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Gluten Free Home Brewing Blog
Updated Brewing Recommendations
This past year we have conducted well over a dozen test batches to shore up our knowledge of brewing gluten free beer. Things have changed quickly since we started in 2010 as a facebook page sharing the bits and pieces of information and recipes we acquired. Our goal this year was to unlock and clear up many of the questions GFHBers, including ourselves, still have about brewing gluten free beer.
Brew In A Bag (BIAB): We have really enjoyed using the BIAB method this past year. As it turns out, the BIAB method was the ideal brewing method for filling in some of the gaps in information about gluten free malts and brewing. We used the BIAB method to ascertain the grain absorption rate and grain to hull ratio of rice malt. Conventionally, the BIAB method combines the total grain bill with the strike water to produce the mash. The calculations need to be precise because when you pull the bag of grain out of the kettle, the target preboil volume is left behind. We conducted a series of BIAB test batches which we wrote about on our blog. We have been getting more requests for information about gluten free brewing using the BIAB method. But we need to experiment with this brewing method more before we can make any specific recommendations.
Enzymes: We are currently conducting a series of test batches using different amounts of different enzymes and will report our findings on our blog; and update our brewing recommendations as appropriate. Remember, gluten free malts have little to no natural enzymes activity; and require the addition of enzymes to the mash in order to turn starch into sugar for the yeast to convert into alcohol. No enzymes = No sugar = No alcohol! Our preliminary findings suggest more enzymes than what we have been recommending may be beneficial. Additionally, longer mash times also appear to be beneficial.
Grain Absorption Rate: The amount of water grain absorbs can be easily compensated when brewing using the partial mash or all-grain brewing methods because you can simply add the amount of water needed to achieve the target preboil volume. However, the grain absorption rate is crucial when using the BIAB brewing method. At this time, we have ascertained the grain absorption rate of rice malt only, which is approximately 20%. We believe most of the absorption rate of rice malt is actually conducted by the hulls which rice malt has a high percentage of. We intend to conduct a new series of test batches to confirm our theory and also determine the grain absorption rate of millet and buckwheat.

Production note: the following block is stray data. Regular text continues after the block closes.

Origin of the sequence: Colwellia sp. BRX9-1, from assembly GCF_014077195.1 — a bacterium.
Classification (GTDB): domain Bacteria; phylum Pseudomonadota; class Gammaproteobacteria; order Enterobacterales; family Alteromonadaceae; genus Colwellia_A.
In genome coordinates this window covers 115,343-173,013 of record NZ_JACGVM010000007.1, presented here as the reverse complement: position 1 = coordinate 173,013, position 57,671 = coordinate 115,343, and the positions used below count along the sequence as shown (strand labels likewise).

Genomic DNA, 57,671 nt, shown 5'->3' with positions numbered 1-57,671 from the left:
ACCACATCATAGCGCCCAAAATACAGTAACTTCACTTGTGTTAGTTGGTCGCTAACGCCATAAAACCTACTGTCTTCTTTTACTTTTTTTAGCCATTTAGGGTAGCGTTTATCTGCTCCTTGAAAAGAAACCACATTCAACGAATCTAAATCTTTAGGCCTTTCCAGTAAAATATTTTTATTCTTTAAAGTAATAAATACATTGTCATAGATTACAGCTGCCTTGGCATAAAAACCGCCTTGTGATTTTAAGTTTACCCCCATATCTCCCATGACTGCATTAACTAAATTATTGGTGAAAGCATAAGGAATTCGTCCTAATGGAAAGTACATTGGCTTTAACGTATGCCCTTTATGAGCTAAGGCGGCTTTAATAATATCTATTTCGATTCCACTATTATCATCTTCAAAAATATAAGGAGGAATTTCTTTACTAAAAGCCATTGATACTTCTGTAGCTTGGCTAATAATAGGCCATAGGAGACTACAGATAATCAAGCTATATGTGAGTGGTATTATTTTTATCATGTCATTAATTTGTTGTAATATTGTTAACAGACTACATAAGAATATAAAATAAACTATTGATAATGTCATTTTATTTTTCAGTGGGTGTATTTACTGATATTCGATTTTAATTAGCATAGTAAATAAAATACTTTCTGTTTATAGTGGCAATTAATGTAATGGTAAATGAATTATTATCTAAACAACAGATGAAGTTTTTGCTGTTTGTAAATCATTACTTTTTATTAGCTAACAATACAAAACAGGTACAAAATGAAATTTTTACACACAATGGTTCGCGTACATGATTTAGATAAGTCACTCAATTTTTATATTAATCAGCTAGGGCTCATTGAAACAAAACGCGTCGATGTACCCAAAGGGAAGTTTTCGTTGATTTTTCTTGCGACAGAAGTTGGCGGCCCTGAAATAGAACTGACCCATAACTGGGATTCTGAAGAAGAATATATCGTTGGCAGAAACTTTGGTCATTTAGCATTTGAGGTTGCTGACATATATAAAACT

Grain To Hull Ratio: All gluten free grains contain a hull. However, the hull of millet and buckwheat is very minimal as compared to rice. Hulls provide circulation during the mash and filtration during lautering. Millet and buckwheat require the addition of 10-15% rice hulls to the grain bill to ensure proper circulation and filtration. Rice malt on the other hand has a surplus of hulls. Rice malt contains approximately 62.5% grain to 37.5% hull. You can use this ratio information to calculate how much hull you are obtaining from rice malt in your grain bill; and deduct that amount from the rice hulls you would otherwise need to add to millet and buckwheat malt.
Partial Mash: Conventionally, partial mash brewing consists of steeping a small amount of malt in water for a short period of time before adding an extract to create your wort. We recently conducted a series of test batches using the Brew In A Bag (BIAB) brewing method and think it could be a great addition to the partial mash brewing method. In theory, by conducting a mini BIAB mash you will convert the starch in the malt into sugar, and allow the malts more of an opportunity to impart flavor while also increasing maltiness and mouthiness. This method would fully utilize the malts giving you the most bang for your buck; and reduce the amount of sorghum syrup required since you would actually get some fermentable sugar from the malts! We look forward to experimenting with this approach in the near future.
Water To Grain Ratio: We have been recommending a ratio of 1 quart water to 1 pound grain for the last several years. We conducted a series of test batches and stand by that recommendation for the time being. Our results showed a ‘thin’ mash (more water used with the grain bill) resulted in lower conversion. We also experimented with increasing the amount of enzymes used in a ‘thin’ mash. The additional enzymes did increase conversion, but still came short of the conversion using a ‘thick’ mash. Ultimately, a ‘thick’ mash and an increased amount of enzymes resulted in the highest conversion. We are currently conducting a series of test batches using different water to grain ratios and will report our findings on our blog; and update our brewing recommendations as appropriate.
Yeast Nutrient: We recommend you use ½ tsp yeast nutrient per gallon to ensure active fermentation for all gluten free beers regardless of brewing method. Previously we believed yeast nutrient was necessary for extract and partial mash brewing only. We intend to conduct a new series of test batches to validate our observations; but at this time we are making this recommendation based on our observations of fermentation activity when using and not using yeast nutrient.
Please follow our progress on our blog and tutorials for updated brewing recommendations!